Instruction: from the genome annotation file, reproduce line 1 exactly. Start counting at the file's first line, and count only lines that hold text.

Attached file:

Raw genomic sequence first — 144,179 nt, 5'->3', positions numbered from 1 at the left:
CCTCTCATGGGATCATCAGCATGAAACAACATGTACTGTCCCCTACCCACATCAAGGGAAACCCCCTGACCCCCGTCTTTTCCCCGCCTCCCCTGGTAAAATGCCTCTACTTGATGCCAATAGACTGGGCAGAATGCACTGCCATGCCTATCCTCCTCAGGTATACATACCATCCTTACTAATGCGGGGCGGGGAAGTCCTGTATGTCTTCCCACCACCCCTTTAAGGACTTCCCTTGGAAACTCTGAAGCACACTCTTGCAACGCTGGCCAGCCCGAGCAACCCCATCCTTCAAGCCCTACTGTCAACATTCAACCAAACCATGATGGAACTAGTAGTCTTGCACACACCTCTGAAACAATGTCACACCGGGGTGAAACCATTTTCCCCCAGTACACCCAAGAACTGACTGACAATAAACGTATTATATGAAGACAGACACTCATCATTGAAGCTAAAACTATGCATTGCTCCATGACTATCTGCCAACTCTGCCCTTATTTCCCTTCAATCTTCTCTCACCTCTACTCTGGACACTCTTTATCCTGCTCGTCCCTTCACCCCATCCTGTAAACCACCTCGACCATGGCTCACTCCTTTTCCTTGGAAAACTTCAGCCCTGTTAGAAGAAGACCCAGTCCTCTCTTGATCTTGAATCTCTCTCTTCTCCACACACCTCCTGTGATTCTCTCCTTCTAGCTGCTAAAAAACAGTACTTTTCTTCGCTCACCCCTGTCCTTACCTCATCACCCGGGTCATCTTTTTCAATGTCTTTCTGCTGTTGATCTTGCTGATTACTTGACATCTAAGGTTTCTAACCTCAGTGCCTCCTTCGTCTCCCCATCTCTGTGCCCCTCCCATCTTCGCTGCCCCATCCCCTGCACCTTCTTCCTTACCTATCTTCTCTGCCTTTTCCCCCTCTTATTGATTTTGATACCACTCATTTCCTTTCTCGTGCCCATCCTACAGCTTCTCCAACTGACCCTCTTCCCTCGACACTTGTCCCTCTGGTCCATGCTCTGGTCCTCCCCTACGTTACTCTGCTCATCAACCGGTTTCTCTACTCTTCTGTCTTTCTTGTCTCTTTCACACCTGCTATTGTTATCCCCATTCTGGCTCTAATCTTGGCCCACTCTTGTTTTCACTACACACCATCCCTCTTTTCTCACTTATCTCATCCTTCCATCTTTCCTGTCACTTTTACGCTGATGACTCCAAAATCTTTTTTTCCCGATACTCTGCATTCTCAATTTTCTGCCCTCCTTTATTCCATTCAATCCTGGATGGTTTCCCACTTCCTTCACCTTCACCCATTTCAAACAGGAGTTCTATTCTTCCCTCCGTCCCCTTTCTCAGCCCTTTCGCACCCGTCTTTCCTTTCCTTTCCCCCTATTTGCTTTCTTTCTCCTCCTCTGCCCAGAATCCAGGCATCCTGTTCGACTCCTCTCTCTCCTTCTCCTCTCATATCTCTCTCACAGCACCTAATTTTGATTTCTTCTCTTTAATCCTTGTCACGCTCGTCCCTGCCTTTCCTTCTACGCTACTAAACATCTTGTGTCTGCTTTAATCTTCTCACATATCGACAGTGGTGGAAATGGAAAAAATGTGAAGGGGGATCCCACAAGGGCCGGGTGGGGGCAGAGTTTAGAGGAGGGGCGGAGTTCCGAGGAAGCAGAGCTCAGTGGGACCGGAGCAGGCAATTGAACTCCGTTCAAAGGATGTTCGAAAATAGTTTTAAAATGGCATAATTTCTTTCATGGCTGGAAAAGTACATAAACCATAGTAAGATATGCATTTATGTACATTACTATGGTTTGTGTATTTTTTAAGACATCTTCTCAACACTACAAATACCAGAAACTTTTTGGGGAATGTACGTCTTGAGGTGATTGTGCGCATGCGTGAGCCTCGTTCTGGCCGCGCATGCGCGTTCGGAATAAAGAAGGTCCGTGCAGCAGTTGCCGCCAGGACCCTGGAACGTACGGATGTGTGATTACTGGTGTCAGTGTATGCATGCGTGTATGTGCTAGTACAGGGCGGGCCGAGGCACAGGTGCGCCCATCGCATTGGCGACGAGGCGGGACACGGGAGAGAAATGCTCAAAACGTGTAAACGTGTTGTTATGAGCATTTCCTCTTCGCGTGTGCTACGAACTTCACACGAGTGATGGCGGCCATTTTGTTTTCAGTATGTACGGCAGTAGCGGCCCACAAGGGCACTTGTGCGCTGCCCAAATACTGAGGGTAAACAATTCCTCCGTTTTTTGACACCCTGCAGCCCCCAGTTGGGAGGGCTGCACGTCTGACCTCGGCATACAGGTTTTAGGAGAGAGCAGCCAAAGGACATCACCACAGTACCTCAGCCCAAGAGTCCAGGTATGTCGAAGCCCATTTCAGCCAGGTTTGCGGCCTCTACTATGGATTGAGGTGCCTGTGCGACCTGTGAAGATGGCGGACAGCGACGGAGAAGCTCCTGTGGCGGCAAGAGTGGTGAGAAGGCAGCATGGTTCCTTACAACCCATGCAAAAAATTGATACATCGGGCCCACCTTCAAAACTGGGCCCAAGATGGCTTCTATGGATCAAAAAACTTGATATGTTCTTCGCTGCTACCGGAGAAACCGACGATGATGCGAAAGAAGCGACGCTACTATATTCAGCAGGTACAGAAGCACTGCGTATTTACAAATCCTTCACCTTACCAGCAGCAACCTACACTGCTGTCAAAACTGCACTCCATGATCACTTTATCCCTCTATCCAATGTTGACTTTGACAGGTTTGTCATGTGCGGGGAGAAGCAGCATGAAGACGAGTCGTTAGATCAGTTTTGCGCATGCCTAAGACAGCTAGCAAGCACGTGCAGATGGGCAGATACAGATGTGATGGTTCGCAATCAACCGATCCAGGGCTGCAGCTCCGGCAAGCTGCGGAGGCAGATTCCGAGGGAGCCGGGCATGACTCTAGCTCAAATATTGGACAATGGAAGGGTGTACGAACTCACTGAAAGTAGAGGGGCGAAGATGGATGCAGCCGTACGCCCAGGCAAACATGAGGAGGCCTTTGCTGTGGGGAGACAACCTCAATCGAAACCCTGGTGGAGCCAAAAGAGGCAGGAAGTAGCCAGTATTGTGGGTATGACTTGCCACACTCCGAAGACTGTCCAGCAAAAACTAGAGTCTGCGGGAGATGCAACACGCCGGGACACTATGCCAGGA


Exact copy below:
Raw genomic sequence first — 144,179 nt, 5'->3', positions numbered from 1 at the left: